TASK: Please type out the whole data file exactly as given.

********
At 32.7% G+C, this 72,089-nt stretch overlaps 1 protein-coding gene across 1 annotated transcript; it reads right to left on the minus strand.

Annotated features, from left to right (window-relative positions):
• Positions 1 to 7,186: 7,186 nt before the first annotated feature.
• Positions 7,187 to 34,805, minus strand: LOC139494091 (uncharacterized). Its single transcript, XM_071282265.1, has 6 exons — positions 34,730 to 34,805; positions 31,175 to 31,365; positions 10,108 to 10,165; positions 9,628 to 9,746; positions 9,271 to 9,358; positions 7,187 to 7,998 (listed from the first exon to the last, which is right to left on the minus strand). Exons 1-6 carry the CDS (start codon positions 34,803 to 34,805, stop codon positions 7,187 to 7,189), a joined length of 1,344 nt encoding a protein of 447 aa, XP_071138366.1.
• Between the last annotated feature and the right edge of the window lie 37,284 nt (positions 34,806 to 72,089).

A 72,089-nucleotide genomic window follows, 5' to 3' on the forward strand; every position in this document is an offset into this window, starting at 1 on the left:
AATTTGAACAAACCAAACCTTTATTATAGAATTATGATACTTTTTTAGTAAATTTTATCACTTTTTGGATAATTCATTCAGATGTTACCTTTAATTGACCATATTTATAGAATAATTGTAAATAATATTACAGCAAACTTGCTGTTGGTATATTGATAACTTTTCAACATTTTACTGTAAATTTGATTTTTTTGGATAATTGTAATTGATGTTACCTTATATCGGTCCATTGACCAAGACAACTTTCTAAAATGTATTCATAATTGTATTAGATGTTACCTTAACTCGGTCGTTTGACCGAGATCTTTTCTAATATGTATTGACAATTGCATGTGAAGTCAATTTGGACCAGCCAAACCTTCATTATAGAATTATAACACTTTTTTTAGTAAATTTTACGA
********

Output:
At 32.7% G+C, this 72,089-nt stretch overlaps 1 protein-coding gene across 1 annotated transcript; it reads right to left on the minus strand.

Annotated features, from left to right (window-relative positions):
• Positions 1 to 7,186: 7,186 nt before the first annotated feature.
• Positions 7,187 to 34,805, minus strand: LOC139494091 (uncharacterized). Its single transcript, XM_071282265.1, has 6 exons — positions 34,730 to 34,805; positions 31,175 to 31,365; positions 10,108 to 10,165; positions 9,628 to 9,746; positions 9,271 to 9,358; positions 7,187 to 7,998 (listed from the first exon to the last, which is right to left on the minus strand). Exons 1-6 carry the CDS (start codon positions 34,803 to 34,805, stop codon positions 7,187 to 7,189), a joined length of 1,344 nt encoding a protein of 447 aa, XP_071138366.1.
• Between the last annotated feature and the right edge of the window lie 37,284 nt (positions 34,806 to 72,089).

A 72,089-nucleotide genomic window follows, 5' to 3' on the forward strand; every position in this document is an offset into this window, starting at 1 on the left:
AATTTGAACAAACCAAACCTTTATTATAGAATTATGATACTTTTTTAGTAAATTTTATCACTTTTTGGATAATTCATTCAGATGTTACCTTTAATTGACCATATTTATAGAATAATTGTAAATAATATTACAGCAAACTTGCTGTTGGTATATTGATAACTTTTCAACATTTTACTGTAAATTTGATTTTTTTGGATAATTGTAATTGATGTTACCTTATATCGGTCCATTGACCAAGACAACTTTCTAAAATGTATTCATAATTGTATTAGATGTTACCTTAACTCGGTCGTTTGACCGAGATCTTTTCTAATATGTATTGACAATTGCATGTGAAGTCAATTTGGACCAGCCAAACCTTCATTATAGAATTATAACACTTTTTTTAGTAAATTTTACGA